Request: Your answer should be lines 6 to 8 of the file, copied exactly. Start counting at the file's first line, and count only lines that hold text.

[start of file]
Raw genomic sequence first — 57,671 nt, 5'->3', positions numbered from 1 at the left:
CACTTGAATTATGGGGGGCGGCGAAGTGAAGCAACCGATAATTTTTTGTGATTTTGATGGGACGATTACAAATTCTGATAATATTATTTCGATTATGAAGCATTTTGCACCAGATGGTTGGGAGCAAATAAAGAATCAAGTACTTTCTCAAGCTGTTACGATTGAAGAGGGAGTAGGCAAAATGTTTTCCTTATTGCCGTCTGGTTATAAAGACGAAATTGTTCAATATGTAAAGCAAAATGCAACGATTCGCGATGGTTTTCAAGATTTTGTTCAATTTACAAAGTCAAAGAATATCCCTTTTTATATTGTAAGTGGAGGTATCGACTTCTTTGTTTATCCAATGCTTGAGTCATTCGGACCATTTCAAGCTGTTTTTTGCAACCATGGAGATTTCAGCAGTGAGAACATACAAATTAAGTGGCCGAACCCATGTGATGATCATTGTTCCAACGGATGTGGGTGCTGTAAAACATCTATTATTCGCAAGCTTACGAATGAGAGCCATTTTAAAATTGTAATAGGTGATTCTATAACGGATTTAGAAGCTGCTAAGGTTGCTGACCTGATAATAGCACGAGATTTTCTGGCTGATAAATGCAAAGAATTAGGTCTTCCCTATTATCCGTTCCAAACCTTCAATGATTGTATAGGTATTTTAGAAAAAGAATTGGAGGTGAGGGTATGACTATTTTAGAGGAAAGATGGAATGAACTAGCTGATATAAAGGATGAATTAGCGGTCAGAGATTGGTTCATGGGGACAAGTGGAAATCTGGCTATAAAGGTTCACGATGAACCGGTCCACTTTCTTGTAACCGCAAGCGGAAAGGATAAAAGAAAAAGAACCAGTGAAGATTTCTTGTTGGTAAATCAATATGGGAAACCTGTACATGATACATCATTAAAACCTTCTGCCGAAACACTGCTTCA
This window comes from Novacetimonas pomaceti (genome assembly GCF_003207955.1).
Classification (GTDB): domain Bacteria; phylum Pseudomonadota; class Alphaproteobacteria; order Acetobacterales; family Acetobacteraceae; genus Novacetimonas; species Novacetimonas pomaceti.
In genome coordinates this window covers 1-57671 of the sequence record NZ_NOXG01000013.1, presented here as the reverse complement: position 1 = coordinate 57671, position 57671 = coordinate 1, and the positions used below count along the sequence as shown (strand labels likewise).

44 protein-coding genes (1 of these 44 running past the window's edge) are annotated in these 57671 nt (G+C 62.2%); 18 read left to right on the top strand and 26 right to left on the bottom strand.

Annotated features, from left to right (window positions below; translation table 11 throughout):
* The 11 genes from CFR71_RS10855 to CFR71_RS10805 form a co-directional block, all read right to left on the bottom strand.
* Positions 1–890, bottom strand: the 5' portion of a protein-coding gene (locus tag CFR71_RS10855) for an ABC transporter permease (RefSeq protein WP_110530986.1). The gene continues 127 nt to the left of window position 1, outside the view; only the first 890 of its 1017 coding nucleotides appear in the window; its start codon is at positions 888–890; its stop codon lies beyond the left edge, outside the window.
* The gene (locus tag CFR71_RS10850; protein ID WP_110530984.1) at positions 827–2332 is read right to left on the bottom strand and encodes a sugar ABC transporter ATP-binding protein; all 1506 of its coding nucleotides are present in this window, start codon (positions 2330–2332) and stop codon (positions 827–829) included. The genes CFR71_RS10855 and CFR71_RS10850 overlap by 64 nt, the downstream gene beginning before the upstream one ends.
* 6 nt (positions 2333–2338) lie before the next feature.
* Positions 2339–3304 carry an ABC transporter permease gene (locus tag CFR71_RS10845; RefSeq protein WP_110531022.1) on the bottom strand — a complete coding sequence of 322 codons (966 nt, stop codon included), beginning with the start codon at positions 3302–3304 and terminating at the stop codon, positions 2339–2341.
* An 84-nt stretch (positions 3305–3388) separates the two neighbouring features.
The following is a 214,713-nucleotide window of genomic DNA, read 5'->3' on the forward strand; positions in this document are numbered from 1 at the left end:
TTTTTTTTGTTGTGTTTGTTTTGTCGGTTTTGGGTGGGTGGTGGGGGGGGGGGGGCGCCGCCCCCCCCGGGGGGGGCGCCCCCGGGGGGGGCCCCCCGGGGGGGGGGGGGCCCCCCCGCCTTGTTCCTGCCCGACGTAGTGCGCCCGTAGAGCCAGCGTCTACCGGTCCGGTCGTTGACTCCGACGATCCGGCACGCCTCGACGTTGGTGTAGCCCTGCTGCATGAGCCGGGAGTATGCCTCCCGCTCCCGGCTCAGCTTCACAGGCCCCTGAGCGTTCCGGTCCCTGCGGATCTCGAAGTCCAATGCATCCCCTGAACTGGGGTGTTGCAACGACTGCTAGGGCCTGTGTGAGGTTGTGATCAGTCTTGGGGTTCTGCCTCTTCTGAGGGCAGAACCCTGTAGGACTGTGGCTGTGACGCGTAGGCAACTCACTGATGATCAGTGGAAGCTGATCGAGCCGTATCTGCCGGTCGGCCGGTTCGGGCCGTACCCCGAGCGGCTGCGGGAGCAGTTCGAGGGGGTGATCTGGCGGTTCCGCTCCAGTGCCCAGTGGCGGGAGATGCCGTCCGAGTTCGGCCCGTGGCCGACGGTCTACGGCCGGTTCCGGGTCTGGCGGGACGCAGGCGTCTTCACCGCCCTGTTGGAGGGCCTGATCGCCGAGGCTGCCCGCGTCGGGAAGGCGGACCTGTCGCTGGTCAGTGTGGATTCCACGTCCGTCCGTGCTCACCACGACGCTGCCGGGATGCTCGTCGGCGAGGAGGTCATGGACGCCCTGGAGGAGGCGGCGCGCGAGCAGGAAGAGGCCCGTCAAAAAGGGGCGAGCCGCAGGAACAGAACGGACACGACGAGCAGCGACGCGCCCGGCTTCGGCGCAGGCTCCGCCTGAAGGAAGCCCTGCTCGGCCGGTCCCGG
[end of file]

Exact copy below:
44 protein-coding genes (1 of these 44 running past the window's edge) are annotated in these 57671 nt (G+C 62.2%); 18 read left to right on the top strand and 26 right to left on the bottom strand.

Annotated features, from left to right (window positions below; translation table 11 throughout):
* The 11 genes from CFR71_RS10855 to CFR71_RS10805 form a co-directional block, all read right to left on the bottom strand.